Heat tolerant, but pretty, perennials? (Mamu?)

Discussion in 'Flower & Garden Forum' started by Yay2001, Apr 30, 2002.

  1. Yay2001

    Yay2001 Well, we all shine on ...

    Joined:
    Aug 14, 2000
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    I have a 2'x3' spot in my flower bed that faces due west and therefore gets direct evening sun. Come July, it's brutal to anything I plant here!

    Last year I planted miniature annual hibiscus, which did quite well -- but I would rather use a perennial. My goal is to have an all-perrennial flower bed!

    Does anyone have any suggestions?

    Thanks in advance!!
     
  2. Mamu

    Mamu <a href="http://www.wdwinfo.com/dis-sponsor/index.

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    Hi Linda I'm sure if you grew hibiscus you have good soil.

    I would mix peat moss to lighten the soil plus it helps to keep in moisture. Also you can put down a layer of mulch this also will keep the soil cool and retain moisture. There are lots of perennials that grow in the sun. Also you might consider some of the ornamental grasses.

    Yarrow likes the sun and grows well in drier soils. Hollyhock, Alyssum, Coreopsis, Coneflower, Daylilies, Iris, Lantana, Dianthus, Lupine, Liatris, poppies the list goes on and on. When starting a perennial garden you will not have instant beauty. It takes a couple of years for perennials to fill out. You can fill in the bare spots with annuals. That way it won't look so barren.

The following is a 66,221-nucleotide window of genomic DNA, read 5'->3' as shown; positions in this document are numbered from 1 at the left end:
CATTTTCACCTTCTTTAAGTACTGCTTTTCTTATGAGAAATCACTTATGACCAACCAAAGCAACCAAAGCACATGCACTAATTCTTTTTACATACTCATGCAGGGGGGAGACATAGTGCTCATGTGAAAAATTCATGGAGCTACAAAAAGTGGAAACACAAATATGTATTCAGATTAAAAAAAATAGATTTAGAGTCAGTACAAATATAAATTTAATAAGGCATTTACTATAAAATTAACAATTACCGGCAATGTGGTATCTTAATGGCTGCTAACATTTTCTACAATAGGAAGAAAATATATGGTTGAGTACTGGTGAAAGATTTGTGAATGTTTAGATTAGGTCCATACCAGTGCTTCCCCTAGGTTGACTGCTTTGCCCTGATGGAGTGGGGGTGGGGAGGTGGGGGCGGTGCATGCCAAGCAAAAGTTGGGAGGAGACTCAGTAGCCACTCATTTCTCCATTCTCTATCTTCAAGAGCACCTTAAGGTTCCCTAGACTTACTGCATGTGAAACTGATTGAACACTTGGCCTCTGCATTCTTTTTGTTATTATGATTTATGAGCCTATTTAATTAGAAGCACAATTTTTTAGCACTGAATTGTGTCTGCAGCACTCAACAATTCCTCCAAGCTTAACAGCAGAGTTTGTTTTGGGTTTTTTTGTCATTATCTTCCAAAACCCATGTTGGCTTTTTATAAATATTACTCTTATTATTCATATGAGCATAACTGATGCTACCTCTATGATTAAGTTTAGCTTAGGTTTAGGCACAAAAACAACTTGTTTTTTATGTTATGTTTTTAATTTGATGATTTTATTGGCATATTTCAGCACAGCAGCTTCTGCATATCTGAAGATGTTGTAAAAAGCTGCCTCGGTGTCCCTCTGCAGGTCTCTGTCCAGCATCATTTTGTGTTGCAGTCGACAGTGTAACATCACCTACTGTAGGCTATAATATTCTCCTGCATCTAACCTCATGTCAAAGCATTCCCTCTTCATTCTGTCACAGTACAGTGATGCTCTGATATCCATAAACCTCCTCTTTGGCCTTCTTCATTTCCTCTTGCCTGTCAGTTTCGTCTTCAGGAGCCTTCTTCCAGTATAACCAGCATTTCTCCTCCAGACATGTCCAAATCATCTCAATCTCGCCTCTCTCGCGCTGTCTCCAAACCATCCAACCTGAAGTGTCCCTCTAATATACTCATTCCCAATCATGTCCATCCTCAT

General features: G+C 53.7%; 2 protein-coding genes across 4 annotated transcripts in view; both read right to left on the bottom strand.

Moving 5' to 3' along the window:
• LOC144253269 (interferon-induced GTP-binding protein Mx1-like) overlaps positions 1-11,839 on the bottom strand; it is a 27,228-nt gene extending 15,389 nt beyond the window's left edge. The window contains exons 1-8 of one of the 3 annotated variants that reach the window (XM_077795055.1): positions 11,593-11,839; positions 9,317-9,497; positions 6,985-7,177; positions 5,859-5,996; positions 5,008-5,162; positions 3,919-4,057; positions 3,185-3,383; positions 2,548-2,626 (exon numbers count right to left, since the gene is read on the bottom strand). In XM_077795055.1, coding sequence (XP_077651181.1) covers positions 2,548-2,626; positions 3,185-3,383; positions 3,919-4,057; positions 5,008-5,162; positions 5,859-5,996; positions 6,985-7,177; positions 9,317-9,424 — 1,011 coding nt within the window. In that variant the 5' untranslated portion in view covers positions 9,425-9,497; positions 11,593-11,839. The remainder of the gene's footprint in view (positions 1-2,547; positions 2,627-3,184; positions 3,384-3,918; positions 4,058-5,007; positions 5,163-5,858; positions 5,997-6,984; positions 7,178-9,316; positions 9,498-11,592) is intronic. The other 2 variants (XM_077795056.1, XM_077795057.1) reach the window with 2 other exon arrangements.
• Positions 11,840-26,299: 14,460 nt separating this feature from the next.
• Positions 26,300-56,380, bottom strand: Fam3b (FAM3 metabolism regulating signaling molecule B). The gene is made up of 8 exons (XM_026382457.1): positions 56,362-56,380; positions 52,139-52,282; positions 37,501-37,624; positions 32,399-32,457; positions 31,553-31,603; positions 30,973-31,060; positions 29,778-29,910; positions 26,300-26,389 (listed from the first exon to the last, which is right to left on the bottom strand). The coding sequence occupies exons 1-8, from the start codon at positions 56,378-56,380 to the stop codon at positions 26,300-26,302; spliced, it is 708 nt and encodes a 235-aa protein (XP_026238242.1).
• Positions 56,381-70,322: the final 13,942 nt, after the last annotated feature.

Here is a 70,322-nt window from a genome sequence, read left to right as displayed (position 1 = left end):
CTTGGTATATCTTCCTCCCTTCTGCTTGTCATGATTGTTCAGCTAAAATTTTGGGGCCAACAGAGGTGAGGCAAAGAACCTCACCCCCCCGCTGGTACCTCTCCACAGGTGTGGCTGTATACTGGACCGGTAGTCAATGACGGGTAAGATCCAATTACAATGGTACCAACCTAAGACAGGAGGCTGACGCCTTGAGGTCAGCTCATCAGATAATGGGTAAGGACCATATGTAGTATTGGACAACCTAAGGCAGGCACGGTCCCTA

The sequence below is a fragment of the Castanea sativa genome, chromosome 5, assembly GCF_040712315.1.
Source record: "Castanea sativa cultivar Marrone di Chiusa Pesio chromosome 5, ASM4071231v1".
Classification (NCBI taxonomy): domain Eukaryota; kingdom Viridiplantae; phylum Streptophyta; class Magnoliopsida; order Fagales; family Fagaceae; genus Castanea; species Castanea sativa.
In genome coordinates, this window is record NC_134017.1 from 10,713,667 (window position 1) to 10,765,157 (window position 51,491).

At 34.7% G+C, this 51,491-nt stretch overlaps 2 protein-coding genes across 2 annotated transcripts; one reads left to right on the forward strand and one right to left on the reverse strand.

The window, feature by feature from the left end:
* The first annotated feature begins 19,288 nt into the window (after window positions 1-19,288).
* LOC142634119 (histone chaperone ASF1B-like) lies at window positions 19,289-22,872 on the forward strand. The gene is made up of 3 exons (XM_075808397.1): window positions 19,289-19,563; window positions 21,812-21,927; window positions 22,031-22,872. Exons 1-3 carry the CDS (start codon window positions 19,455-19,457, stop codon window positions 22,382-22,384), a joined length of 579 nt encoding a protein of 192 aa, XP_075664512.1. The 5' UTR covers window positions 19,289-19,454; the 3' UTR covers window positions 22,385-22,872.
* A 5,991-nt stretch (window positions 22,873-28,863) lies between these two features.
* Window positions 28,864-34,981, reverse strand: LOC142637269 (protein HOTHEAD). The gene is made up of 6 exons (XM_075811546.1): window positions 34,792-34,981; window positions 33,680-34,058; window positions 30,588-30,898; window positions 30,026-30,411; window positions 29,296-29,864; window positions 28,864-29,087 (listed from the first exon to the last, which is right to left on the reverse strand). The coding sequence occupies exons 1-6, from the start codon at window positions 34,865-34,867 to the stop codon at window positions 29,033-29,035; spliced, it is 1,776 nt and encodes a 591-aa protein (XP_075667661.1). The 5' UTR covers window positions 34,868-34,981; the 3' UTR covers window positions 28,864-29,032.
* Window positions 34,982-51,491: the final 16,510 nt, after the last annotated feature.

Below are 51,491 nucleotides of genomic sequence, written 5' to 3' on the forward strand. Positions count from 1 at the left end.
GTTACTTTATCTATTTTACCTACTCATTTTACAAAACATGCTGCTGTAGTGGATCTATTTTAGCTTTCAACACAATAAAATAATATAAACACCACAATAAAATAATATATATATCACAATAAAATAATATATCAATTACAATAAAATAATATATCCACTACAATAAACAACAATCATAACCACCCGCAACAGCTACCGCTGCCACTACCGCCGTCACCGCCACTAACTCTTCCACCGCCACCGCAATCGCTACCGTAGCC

There are different varieties in each of these plants. Visit a few of the nursery in your area, check out the plants they are offering that like sun, what the heights of the plants will be, and most important the prices. Some perennials can be very expensive.
     
  3. Yay2001

    Yay2001 Well, we all shine on ...

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    thanks, Mamu!

    I understand about perrenials not prducing "instant" beauty -- I guess I'm just impatient ;)
     
  4. Rafiki Rafiki Rafiki

    Rafiki Rafiki Rafiki <font color=peach>I took matters into my own hands

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    I have daylillies that I got at the end of the season last year. I never expected them to live at all. But they are now in the direct sun and have already produced their first flowers. They're beautiful. And when they aren't blooming, they look like monkey grass.
     

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